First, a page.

Although in all human societies education has been found to be important and more so in the 21st century because it is tool for promoting material, spiritual, physical and economic development, unfortunately formal education is still almost non-existent and foreign to Africa today. What we refer to as education today is modern formal education or the school system and yet lifelong learning is indigenous to Africa.
This is according to University of Botswana academic of Lifelong Learning at the Department of Adult Education, Professor Idowu Biao. Professor Biao made the revelations when delivering a public lecture on “Lifelong Learning, Traditional African Education and Development” at UB last week. He was presenting research findings which sought to test the efficacy of the Human Development Index Literacy theory which claims that provision of basic education, advancement in nutrition, health and life expectation can be promoted through a specifically designed literacy programme suited to the needs of rural Africa where money/capital is scarce.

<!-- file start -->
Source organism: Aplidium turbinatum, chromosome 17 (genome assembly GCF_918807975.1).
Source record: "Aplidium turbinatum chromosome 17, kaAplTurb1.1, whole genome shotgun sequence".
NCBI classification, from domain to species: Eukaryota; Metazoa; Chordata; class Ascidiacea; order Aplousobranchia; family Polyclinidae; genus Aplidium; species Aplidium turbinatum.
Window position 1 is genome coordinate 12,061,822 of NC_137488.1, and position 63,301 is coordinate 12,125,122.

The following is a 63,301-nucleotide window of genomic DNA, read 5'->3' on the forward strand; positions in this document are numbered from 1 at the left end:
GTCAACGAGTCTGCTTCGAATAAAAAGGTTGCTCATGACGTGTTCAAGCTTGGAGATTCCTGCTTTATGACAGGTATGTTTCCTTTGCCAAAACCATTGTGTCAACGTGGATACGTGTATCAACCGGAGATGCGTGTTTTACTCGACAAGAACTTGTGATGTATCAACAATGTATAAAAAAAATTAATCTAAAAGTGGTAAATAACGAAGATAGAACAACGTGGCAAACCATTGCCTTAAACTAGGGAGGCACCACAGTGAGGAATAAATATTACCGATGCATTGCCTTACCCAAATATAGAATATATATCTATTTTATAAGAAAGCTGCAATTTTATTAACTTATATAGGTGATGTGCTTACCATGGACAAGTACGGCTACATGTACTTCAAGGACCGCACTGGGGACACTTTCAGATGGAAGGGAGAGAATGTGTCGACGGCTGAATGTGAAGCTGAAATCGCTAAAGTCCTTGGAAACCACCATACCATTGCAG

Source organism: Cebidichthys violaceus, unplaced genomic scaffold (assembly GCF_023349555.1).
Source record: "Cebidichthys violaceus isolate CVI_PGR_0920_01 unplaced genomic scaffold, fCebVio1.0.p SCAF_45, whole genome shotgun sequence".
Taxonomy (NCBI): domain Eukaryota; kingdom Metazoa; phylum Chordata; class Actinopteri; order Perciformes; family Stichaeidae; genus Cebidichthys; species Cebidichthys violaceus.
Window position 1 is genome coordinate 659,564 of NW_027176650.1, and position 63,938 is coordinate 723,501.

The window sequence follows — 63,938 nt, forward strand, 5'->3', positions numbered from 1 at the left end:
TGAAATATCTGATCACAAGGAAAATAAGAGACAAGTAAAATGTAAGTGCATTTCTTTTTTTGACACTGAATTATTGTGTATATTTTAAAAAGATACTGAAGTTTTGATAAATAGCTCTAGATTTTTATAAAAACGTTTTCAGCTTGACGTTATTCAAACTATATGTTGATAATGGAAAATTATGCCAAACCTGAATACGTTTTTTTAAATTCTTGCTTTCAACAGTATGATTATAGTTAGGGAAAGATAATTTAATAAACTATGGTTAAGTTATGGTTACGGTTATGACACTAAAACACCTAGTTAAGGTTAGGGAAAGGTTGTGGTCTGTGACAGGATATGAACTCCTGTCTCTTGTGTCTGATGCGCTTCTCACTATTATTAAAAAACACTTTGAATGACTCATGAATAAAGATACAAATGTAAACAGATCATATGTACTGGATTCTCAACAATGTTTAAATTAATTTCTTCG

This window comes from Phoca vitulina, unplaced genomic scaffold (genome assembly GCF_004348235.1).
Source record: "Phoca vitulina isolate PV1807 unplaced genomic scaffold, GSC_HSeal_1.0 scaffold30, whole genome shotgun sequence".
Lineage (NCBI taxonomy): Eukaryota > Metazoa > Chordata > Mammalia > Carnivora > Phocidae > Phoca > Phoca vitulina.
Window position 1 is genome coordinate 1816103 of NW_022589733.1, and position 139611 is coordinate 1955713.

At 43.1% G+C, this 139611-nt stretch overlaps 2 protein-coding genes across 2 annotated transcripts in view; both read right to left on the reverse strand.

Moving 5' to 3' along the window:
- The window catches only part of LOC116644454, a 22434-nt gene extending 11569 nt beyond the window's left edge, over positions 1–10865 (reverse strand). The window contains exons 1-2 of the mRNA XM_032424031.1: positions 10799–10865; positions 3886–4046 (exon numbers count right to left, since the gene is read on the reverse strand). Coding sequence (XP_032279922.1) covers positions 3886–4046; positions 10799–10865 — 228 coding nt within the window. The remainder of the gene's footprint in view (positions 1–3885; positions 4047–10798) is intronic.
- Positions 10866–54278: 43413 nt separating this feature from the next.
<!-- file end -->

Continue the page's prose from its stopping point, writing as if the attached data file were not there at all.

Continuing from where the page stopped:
Biao contends that generally, investment on education in Africa indicates a high level of wastage at the level of school education. While on average 90-95% complete primary education; 75-90% complete upper secondary in developed OECD countries and 40% complete tertiary, by comparison only 20% of school education exists in Africa and 70% of education and learning going on in
Africa is still lifelong learning. Only about 50% of those qualified for school age in Africa are in school. Because of the MDGs, African primary schools have achieved mammoth enrolments of about 90%, but only 50% complete primary school due to huge drop-out rate. Before the introduction of the MGDs Africa’s primary school enrolment was a paltry 56% or less. In Botswana dropout rates are lower but still a case of concern at 35-49% in primary, 10% at secondary and university gross enrolment estimated at 13%.